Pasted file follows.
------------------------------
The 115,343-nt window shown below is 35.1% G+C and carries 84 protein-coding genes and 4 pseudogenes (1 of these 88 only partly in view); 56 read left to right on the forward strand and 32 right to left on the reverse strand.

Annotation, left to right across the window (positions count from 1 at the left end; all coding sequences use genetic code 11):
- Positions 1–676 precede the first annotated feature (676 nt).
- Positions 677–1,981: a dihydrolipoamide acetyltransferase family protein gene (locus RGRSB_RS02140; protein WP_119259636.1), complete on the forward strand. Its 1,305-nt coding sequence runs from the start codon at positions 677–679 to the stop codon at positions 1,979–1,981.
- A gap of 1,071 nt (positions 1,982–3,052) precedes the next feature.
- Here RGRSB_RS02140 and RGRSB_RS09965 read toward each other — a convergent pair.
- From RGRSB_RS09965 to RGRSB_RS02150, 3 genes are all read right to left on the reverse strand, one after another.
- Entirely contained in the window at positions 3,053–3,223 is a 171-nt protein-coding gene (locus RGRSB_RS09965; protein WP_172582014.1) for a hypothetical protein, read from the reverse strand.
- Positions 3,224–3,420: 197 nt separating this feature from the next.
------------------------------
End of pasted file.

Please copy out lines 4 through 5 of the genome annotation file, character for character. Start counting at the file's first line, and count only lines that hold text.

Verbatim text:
- Positions 677–1,981: a dihydrolipoamide acetyltransferase family protein gene (locus RGRSB_RS02140; protein WP_119259636.1), complete on the forward strand. Its 1,305-nt coding sequence runs from the start codon at positions 677–679 to the stop codon at positions 1,979–1,981.
- A gap of 1,071 nt (positions 1,982–3,052) precedes the next feature.